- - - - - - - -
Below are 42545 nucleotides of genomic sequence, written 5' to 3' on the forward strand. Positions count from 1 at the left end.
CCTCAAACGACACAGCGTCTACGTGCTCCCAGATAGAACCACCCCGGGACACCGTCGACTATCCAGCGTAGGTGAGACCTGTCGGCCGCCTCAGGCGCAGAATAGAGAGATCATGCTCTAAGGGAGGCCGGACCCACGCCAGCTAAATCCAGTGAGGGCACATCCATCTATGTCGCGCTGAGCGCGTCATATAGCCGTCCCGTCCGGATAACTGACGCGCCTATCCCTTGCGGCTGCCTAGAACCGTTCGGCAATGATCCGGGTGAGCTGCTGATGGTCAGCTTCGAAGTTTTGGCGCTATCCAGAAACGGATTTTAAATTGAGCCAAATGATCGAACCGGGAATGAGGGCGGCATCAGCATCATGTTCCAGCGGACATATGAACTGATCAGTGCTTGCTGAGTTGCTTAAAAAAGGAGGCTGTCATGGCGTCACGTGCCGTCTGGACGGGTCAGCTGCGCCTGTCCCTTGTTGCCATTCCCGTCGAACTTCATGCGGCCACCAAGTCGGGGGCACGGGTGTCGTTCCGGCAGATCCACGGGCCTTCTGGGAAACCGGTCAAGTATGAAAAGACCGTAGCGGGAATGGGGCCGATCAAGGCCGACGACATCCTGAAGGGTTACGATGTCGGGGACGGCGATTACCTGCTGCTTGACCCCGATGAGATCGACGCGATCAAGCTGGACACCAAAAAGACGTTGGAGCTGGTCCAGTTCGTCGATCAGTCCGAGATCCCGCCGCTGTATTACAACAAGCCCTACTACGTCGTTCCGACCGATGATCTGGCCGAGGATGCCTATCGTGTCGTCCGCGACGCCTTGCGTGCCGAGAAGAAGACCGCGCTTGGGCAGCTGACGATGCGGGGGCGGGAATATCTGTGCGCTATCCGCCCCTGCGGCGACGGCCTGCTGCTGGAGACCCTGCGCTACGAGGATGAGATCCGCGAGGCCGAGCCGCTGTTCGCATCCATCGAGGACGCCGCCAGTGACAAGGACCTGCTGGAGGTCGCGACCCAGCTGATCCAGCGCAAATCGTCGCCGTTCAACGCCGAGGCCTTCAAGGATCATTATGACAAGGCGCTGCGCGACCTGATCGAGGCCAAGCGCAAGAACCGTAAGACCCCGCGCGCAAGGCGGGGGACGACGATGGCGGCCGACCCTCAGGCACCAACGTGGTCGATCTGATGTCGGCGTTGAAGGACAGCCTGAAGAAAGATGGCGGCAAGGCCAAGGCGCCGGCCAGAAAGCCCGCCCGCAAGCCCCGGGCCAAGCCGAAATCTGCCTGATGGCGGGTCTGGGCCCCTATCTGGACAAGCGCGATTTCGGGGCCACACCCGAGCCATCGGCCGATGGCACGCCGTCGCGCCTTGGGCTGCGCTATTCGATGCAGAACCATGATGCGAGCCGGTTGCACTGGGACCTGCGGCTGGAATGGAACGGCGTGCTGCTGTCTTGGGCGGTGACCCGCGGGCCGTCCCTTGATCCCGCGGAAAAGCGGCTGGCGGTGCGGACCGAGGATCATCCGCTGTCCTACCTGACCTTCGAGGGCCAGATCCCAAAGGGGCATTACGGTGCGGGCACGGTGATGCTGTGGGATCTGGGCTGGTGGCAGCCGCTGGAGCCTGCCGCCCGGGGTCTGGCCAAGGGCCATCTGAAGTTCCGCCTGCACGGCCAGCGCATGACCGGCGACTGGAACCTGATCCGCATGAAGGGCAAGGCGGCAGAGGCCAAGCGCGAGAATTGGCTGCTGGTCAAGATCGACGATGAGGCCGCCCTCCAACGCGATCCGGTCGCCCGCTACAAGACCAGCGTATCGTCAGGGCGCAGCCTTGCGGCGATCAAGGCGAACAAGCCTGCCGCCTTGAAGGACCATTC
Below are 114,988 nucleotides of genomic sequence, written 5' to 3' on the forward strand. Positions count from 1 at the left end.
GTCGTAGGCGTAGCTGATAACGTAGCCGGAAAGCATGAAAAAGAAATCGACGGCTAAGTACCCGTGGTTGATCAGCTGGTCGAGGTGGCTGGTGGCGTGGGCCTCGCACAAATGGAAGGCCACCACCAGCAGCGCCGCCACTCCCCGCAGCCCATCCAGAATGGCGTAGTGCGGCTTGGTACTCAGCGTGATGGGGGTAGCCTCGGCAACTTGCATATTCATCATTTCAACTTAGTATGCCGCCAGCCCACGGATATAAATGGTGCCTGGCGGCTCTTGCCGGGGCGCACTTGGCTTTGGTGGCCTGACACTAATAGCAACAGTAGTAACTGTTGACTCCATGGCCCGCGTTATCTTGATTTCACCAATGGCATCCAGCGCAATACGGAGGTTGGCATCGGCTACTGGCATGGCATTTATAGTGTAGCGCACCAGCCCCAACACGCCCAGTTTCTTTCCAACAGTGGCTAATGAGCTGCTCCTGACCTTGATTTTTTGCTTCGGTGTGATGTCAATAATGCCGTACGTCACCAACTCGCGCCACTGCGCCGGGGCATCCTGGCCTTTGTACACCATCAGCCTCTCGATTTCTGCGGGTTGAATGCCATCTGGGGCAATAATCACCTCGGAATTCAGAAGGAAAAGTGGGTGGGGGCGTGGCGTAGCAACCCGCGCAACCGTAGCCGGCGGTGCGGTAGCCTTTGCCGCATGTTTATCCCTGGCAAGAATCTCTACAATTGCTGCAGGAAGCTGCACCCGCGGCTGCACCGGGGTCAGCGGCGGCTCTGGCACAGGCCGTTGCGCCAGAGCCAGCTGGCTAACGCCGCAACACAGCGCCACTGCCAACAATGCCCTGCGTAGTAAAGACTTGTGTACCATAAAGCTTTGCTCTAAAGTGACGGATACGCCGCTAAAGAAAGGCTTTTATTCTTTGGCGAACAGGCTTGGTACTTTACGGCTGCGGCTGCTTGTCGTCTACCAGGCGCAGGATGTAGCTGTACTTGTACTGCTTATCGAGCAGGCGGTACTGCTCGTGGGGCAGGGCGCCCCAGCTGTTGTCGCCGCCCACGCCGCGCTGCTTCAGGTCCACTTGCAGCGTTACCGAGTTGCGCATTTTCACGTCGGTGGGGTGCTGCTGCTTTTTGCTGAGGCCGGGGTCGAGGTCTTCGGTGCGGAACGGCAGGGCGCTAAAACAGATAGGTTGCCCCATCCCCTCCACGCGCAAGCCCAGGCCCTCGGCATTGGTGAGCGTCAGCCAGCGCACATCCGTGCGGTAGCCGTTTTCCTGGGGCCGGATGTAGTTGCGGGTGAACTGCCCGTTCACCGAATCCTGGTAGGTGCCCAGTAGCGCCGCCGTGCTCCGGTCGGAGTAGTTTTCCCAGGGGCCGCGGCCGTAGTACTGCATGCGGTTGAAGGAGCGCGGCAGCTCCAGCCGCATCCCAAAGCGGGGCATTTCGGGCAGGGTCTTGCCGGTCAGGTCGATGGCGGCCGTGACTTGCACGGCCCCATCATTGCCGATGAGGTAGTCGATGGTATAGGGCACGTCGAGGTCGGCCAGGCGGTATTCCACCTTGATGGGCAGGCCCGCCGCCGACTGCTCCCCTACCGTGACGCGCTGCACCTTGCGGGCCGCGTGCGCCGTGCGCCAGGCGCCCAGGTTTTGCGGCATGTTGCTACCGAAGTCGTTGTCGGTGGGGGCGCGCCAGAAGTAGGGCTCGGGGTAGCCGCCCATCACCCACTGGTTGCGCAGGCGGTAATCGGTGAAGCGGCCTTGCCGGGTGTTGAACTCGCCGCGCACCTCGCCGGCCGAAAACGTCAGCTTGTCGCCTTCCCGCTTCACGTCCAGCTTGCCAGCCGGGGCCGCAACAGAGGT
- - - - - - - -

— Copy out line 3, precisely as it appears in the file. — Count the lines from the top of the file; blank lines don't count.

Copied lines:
Below are 114,988 nucleotides of genomic sequence, written 5' to 3' on the forward strand. Positions count from 1 at the left end.